Seventh in the east.

RockToronto Rock

The Rock know that they were maybe half a second away from sending their last game of 2022 to overtime, and potentially going to the Championship game. They are in win-now mode and had to get better during the off-season, which is exactly what they did. Their off-season haul is one of the best of any team. Corey Small may not return to the 111 points he had in 2017 but 30 goals and 70 points is not unlikely. Stephen Keogh will fill a Kasey Beirnes type of role but with more grit – he does the “dirty work”, sets hard picks, and generally gets crushed inside so his teammates on the outside get better looks. And like Beirnes, he won’t put up the big numbers that others might but he’ll be instrumental to the Rock offense. And it’s not like he doesn’t score at all – he scores some pretty beautiful goals.

On the back-end, the Rock allowed by far the fewest goals of any team last year – only two teams were within twenty of the Rock’s total. In fact, since the league moved to an 18-game season in 2014, only one team (the 2014 Edmonton Rush) has allowed fewer than the Rock’s 166 last year. They had Defender of the Year Mitch de Snoo, Brad Kri, and Latrell Harris, all three of which showed up in the top 10 of IL Indoor’s list of the league’s best defenders. Now you add Chris Corbeil (also in the top ten) to that incredible defense? I imagine Nick Rose cannot wait to get this season started to be able to watch those guys in front of him. Unfortunately, Corbeil was injured during the off season and had shoulder surgery in October so he won’t be ready to start the season.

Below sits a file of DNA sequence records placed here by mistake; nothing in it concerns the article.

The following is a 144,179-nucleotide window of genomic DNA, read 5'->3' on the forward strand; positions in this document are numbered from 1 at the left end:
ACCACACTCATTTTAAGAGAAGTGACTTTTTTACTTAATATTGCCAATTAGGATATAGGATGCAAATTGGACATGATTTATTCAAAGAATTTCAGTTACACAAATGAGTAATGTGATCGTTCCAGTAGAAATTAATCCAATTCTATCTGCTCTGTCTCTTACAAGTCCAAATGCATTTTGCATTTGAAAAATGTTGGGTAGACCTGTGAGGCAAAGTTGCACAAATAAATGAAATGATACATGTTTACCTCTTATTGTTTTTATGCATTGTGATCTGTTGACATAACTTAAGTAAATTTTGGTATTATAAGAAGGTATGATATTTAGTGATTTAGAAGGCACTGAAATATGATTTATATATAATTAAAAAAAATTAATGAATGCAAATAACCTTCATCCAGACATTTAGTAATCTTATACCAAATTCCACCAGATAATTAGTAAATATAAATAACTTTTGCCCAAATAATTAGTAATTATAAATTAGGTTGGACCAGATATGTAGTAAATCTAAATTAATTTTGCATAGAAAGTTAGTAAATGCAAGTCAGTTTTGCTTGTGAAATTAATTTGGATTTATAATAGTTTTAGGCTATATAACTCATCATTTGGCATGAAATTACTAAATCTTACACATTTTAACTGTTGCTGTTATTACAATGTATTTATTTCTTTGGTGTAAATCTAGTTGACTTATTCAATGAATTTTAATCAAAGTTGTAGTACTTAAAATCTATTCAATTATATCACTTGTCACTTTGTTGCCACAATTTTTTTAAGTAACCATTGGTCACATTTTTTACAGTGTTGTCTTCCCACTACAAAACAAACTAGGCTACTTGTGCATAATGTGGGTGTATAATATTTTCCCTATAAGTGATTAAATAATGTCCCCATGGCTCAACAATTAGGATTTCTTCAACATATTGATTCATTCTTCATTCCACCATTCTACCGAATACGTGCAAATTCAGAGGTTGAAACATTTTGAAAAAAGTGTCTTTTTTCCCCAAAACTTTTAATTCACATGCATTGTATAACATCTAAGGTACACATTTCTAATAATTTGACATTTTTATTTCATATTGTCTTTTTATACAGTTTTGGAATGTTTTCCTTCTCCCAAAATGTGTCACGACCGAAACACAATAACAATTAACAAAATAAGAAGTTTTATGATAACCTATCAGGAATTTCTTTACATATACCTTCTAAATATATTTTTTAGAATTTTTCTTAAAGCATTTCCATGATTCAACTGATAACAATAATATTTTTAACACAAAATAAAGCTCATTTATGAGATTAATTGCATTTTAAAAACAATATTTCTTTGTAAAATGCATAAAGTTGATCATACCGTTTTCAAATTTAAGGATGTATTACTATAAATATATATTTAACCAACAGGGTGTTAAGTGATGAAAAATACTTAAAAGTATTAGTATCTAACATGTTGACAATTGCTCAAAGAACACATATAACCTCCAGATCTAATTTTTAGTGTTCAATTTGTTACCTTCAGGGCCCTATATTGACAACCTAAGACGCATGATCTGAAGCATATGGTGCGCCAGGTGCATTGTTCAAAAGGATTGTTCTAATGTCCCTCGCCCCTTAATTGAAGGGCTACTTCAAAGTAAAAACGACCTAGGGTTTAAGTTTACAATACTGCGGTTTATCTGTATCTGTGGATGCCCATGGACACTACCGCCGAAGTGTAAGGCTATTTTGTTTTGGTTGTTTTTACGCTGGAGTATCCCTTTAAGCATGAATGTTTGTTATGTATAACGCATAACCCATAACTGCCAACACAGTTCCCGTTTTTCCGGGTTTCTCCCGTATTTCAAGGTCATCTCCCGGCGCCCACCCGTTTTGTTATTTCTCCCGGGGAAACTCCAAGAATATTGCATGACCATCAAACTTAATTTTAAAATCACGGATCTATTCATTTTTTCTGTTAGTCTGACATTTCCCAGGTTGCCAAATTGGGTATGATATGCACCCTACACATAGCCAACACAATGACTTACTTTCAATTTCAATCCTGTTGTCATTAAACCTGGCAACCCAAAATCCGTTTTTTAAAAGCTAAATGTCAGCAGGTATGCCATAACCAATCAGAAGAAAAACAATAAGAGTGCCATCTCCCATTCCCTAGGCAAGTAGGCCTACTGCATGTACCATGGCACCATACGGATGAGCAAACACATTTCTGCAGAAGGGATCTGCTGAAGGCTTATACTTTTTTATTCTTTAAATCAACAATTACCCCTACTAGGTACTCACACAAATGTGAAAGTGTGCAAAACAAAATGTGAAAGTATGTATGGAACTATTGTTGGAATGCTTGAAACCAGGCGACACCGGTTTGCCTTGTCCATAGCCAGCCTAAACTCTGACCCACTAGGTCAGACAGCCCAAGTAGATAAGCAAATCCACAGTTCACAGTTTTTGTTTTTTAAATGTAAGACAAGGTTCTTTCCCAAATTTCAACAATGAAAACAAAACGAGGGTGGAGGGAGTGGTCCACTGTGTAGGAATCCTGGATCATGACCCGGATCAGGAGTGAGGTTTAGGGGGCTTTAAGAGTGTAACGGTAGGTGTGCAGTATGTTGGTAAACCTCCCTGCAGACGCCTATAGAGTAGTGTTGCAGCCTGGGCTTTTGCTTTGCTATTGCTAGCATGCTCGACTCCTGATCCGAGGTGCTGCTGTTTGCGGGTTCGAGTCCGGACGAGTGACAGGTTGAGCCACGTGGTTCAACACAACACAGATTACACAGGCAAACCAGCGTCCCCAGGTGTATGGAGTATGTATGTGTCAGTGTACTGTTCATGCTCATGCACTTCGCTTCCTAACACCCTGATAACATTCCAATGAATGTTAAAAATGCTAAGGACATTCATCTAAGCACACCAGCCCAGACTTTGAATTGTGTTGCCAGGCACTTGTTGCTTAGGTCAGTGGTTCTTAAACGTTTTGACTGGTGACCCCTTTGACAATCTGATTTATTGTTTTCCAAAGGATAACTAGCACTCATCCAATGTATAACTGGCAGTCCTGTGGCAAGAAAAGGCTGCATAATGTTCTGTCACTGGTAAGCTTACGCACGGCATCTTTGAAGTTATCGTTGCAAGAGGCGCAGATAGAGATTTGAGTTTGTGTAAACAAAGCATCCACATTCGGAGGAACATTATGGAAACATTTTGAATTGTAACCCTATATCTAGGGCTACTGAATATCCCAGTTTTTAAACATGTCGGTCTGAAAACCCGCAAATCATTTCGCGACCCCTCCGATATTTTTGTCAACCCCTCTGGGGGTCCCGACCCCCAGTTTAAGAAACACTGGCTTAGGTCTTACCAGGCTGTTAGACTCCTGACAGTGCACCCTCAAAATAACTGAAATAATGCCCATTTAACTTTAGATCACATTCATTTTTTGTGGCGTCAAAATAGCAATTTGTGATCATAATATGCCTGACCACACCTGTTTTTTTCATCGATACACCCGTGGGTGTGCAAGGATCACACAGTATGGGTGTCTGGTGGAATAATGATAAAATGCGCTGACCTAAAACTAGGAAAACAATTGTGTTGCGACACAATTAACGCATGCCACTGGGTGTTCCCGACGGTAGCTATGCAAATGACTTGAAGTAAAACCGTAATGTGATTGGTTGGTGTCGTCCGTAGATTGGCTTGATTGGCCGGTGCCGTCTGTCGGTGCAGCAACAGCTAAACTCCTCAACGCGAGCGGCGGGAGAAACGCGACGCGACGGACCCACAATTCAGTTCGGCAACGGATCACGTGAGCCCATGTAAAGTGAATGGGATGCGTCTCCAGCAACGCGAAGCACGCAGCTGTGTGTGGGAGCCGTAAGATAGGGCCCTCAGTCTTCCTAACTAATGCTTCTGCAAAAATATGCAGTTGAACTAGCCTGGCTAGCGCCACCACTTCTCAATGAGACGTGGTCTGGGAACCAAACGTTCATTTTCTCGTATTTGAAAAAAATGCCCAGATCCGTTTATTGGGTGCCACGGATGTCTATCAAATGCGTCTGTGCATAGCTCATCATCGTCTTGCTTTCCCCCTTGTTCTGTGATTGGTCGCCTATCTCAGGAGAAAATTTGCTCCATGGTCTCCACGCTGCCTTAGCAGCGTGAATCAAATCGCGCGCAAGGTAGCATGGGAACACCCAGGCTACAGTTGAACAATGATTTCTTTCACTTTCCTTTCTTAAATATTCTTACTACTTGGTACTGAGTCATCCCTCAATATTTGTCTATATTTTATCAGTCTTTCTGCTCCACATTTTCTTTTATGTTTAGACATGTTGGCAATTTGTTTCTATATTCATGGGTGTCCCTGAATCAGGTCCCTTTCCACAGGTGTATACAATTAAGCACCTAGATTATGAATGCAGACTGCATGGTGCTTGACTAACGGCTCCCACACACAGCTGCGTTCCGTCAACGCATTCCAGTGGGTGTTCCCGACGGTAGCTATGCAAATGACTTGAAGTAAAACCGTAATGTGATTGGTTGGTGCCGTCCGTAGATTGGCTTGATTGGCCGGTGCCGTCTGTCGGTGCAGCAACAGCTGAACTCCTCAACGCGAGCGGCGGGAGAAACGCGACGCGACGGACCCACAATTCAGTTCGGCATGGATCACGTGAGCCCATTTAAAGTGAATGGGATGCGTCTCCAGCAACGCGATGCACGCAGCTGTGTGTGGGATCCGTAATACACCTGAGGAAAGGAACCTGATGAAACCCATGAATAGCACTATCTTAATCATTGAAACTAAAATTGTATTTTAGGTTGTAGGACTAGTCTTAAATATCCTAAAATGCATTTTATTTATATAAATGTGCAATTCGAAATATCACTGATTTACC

Look out for

Challen Rogers will be playing on the offense this season, so watch for his scoring numbers to skyrocket. But I’m going to say Zach Manns has a breakout year, taking over many of the touches that Reid Reinholdt had last year.


First in the east.

2023: Who’s in, who’s out

Here it is: a complete summary of all the roster changes for each team, all in one place.